ORANGE PARK, Fla – It's National Heart Awareness month. Doctors want to remind you why you should follow your doctor's orders. If one man had ignored his follow-up appointments, he likely would have died
Gary Cooke was only 53 years and he knew he had a heart murmur but he didn't know about the ticking time bomb that would soon threaten to take his life. He's also not your typical guy in his 50s.
"I can drop down and give you 50 pushups, go for a 10 mile run and play music until 1:30 in the morning," says Cooke.
He was doing all of that and more until one day he just couldn't.
"It scared me to death. I just went over the feeling of the wind just coming out of me. I think I went through the whole cycle of grief saying, 'You got to be kidding me, right? I'm the guy who needs open heart surgery'" says Cooke.
He had recently learned of his bicuspid aortic valve and that diagnosis required periodic tests. He had passed them all until the doctor sounded the alarm.
"Suddenly he wasn't fine and he started running all these tests and having me do things and I was like, 'I wonder why he's doing this,?'" says Cooke.
One of his valves failed and it was deadly. Cooke was admitted to the hospital for emergency surgery. But following doctor's orders likely saved his life.
"It's amazing how healthy you can feel and seem and not know if there's something underlying that needs to be addressed because that's what it sounds like. Running marathons and having critical stenosis from a bad aortic valve, those things don't go hand-in-hand but when you're young, you push yourself and young people don't always seem to look as sick as they can be underneath," says Moradi.
Dr. Nick Moradi with Orange Park Medical Center said any patient follow-up care is crucial, especially when it comes to matters of the heart. Gary came back from surgery better than before. He ran his fastest marathon time ever just eight short months after going under the knife.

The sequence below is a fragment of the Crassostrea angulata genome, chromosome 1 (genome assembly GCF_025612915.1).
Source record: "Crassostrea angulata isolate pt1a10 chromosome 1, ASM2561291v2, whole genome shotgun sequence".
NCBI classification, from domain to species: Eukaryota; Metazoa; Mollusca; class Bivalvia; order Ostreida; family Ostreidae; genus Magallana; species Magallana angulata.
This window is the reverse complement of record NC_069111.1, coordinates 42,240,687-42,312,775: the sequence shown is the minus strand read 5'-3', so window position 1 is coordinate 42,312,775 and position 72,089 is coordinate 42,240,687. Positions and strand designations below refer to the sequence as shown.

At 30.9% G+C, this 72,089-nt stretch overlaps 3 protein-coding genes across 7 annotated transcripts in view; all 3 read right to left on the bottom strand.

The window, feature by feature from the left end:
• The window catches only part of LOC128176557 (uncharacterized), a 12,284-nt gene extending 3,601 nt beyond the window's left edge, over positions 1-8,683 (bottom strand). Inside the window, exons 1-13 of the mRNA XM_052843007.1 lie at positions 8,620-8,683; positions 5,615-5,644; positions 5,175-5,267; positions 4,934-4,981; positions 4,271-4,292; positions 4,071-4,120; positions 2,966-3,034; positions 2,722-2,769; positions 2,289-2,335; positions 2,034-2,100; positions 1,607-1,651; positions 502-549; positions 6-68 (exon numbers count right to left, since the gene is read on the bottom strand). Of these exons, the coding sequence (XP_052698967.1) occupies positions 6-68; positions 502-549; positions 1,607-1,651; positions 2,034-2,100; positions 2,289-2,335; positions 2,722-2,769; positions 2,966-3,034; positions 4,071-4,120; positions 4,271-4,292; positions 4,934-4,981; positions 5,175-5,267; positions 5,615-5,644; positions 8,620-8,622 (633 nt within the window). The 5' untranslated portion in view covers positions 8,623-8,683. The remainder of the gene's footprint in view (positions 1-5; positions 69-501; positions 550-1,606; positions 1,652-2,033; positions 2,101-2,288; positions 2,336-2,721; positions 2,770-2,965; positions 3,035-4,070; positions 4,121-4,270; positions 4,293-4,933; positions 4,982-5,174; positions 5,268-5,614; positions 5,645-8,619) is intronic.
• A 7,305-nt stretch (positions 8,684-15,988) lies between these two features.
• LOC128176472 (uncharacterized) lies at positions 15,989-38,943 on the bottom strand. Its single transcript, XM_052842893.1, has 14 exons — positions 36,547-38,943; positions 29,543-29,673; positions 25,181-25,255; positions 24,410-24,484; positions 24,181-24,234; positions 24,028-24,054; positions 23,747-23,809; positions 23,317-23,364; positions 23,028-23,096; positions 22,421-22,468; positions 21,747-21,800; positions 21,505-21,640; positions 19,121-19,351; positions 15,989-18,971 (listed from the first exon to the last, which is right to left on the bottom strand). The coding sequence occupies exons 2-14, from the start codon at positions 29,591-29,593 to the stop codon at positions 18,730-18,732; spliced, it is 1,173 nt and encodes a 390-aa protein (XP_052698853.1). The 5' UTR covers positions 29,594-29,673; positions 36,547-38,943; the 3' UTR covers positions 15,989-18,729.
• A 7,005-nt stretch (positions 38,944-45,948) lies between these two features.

"It's not your father's open heart surgery. It's not the same. Things have changed in the recovery techniques, the cardiac rehab and all the things that they do for you now," says Moradi.
Gary's heart now stays focused on others. He's intent on educating and comforting people who are facing the same shock that he did when his life was on the line. He went into his old hospital room during the interview and saw a man who's facing the similar surgery.
"It's like, 'Hey if you can do it, then I can do it too.' Sorry, to see that guy sitting in my room, it's not my room, but the very room that I was in. He looked to be about my age and it really touched me because I know what that guy feels like," says Cooke.
He also wrote a book entitled "If I can make it you can too" and he means it with every step he takes.
"I'm completely asymptomatic in the gym all the time and I feel good. I feel really good," says Cooke.
He's done work with OPMC to provide videos to share his story. He's hoping to educate people so they know what to expect with open heart surgery.